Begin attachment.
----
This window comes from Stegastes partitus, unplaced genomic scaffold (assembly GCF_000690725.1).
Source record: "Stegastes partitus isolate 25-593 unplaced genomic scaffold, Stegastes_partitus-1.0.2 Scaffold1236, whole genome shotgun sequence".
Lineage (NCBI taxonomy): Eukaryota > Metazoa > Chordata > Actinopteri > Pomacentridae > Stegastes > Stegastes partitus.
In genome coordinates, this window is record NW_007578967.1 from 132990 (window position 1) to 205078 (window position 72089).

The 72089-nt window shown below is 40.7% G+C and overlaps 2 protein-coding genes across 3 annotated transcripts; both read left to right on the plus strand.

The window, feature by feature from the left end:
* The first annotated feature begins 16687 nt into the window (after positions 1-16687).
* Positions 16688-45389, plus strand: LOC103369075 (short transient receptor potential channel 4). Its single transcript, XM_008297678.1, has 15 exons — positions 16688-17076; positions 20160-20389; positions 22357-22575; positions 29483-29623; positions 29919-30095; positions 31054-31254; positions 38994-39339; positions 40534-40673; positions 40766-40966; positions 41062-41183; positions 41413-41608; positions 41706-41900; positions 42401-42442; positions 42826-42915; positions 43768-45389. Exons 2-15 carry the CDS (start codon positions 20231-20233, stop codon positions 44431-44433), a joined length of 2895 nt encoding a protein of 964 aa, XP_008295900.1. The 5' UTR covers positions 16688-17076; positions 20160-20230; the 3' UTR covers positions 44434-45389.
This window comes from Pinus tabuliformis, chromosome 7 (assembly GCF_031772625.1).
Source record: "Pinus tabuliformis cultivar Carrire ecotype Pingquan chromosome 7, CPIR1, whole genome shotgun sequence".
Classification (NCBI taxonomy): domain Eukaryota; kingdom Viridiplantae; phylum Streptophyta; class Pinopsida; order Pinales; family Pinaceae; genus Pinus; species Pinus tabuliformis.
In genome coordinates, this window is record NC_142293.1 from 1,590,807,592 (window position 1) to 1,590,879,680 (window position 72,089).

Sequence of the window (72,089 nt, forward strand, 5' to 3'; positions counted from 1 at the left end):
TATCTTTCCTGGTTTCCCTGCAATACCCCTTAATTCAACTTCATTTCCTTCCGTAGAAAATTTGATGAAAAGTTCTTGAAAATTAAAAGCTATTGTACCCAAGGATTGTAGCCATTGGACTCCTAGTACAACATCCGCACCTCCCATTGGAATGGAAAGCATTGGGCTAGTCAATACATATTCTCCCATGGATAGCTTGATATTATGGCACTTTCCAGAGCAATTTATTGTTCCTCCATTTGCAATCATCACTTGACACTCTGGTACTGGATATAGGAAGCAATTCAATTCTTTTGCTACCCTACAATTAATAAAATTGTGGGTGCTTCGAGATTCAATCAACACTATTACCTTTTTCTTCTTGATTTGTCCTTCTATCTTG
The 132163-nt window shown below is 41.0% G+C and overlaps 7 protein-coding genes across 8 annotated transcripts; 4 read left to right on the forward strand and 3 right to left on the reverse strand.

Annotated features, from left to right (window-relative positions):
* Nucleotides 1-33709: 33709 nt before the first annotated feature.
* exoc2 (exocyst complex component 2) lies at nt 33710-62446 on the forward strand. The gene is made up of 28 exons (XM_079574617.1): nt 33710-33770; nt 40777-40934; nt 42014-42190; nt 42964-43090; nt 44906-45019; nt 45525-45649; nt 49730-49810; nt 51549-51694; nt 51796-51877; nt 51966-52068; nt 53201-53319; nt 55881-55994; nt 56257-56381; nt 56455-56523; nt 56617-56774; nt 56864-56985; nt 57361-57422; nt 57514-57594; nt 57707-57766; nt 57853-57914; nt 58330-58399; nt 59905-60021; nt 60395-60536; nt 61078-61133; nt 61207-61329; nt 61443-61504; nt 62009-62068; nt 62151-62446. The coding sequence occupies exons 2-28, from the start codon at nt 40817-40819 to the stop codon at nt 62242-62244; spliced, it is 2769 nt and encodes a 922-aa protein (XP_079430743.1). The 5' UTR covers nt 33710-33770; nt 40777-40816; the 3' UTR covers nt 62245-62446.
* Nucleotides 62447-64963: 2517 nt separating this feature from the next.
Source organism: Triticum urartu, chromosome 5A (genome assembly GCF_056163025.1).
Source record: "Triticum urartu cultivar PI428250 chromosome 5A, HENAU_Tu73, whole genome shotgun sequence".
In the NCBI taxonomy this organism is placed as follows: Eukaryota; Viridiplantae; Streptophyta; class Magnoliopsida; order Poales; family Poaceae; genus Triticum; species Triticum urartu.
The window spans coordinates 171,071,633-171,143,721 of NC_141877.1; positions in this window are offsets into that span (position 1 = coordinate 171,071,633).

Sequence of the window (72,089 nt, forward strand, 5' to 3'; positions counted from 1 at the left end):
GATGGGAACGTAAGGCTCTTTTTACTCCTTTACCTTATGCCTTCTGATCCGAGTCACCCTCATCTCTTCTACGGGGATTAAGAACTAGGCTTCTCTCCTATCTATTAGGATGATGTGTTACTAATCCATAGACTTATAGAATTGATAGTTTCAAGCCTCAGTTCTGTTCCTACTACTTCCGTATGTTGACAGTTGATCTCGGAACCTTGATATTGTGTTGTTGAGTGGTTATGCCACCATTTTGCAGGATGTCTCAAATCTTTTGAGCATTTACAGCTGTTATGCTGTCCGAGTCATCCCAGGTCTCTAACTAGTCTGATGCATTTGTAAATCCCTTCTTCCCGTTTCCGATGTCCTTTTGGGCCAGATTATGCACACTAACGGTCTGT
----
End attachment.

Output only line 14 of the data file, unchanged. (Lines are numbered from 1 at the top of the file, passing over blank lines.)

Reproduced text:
TATCTTTCCTGGTTTCCCTGCAATACCCCTTAATTCAACTTCATTTCCTTCCGTAGAAAATTTGATGAAAAGTTCTTGAAAATTAAAAGCTATTGTACCCAAGGATTGTAGCCATTGGACTCCTAGTACAACATCCGCACCTCCCATTGGAATGGAAAGCATTGGGCTAGTCAATACATATTCTCCCATGGATAGCTTGATATTATGGCACTTTCCAGAGCAATTTATTGTTCCTCCATTTGCAATCATCACTTGACACTCTGGTACTGGATATAGGAAGCAATTCAATTCTTTTGCTACCCTACAATTAATAAAATTGTGGGTGCTTCGAGATTCAATCAACACTATTACCTTTTTCTTCTTGATTTGTCCTTCTATCTTG